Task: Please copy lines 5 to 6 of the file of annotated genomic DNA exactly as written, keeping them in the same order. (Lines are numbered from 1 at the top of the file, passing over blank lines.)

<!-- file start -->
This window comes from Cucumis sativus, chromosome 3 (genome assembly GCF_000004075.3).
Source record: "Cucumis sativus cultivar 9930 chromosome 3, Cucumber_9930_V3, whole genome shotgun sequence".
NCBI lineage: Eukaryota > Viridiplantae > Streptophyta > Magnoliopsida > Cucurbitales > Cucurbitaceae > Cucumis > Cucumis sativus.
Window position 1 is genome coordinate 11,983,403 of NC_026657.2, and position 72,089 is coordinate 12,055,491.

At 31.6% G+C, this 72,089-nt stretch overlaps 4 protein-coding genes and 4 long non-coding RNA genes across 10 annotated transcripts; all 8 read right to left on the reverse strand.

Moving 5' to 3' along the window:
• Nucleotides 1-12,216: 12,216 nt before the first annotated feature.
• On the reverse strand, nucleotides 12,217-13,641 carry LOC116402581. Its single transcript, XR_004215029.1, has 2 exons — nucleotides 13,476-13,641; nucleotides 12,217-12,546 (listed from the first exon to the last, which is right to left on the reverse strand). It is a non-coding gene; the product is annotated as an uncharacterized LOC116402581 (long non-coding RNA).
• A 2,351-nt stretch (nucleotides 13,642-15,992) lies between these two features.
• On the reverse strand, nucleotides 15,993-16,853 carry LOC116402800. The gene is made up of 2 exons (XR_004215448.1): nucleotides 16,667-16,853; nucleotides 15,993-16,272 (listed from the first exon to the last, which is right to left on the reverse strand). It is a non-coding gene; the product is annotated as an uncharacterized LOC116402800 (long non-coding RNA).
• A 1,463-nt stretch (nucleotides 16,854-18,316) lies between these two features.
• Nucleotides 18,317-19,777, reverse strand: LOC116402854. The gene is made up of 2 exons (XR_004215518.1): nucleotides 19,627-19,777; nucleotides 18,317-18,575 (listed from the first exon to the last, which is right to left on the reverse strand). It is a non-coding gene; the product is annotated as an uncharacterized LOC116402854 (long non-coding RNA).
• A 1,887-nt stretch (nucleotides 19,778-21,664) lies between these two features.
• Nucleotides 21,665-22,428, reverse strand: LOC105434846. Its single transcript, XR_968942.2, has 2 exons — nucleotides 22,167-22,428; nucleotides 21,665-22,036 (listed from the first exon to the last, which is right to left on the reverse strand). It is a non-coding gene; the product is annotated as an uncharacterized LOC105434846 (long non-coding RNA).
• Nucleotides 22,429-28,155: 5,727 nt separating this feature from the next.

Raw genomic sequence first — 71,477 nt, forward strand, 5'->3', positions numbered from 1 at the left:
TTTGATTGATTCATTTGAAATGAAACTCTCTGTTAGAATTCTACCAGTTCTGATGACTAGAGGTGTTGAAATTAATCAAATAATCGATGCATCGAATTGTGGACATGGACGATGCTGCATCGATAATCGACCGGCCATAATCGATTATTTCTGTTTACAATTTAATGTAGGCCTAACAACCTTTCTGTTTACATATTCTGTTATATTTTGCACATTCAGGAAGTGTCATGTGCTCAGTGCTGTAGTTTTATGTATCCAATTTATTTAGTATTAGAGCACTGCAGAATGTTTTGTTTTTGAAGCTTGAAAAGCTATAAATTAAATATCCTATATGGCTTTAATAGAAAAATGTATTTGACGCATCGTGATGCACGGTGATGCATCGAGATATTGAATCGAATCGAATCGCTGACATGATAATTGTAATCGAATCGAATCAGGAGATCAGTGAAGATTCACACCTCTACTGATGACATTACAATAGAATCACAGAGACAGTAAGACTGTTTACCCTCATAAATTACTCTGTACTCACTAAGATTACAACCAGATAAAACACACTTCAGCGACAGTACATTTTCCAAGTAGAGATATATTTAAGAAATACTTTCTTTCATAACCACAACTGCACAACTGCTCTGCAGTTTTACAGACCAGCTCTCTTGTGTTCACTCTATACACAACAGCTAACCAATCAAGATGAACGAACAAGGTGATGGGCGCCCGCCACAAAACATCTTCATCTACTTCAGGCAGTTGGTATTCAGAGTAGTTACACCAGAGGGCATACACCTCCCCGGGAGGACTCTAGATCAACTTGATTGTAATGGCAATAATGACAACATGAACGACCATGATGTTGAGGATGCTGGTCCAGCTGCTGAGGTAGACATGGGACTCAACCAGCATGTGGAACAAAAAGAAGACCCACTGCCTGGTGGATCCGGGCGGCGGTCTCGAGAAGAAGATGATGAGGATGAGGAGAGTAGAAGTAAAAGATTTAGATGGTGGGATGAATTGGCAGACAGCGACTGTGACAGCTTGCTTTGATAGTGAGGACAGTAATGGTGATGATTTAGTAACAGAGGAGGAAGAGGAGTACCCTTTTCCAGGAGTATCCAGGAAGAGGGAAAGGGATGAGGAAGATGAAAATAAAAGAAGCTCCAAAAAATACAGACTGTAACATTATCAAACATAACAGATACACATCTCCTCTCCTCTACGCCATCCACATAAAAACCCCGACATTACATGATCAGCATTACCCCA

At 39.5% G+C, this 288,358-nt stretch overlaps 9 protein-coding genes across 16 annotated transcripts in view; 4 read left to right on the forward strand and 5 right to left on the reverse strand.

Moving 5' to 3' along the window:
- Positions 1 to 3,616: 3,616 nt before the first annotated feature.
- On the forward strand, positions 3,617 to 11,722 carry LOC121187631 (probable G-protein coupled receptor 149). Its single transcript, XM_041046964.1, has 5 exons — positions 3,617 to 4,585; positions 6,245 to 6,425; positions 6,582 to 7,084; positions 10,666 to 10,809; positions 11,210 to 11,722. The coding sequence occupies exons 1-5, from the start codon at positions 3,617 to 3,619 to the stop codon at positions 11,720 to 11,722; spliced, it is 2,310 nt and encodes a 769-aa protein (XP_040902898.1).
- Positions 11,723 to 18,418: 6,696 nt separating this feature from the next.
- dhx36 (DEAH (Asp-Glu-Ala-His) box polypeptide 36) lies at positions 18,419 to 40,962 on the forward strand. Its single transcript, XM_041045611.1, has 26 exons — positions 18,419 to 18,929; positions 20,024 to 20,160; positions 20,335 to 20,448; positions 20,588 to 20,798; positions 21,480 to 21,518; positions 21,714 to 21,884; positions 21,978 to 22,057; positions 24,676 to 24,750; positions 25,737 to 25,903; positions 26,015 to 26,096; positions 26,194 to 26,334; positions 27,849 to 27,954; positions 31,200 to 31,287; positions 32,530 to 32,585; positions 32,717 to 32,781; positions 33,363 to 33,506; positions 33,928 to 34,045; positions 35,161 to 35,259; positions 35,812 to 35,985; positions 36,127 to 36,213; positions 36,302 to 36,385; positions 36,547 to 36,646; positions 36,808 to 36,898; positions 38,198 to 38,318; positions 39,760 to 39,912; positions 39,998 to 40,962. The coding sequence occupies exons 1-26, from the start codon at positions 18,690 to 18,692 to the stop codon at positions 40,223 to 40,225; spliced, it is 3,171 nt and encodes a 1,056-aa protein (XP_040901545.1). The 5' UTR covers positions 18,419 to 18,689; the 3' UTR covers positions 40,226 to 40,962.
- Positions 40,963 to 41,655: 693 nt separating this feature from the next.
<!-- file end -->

At 31.6% G+C, this 72,089-nt stretch overlaps 4 protein-coding genes and 4 long non-coding RNA genes across 10 annotated transcripts; all 8 read right to left on the reverse strand.

Moving 5' to 3' along the window: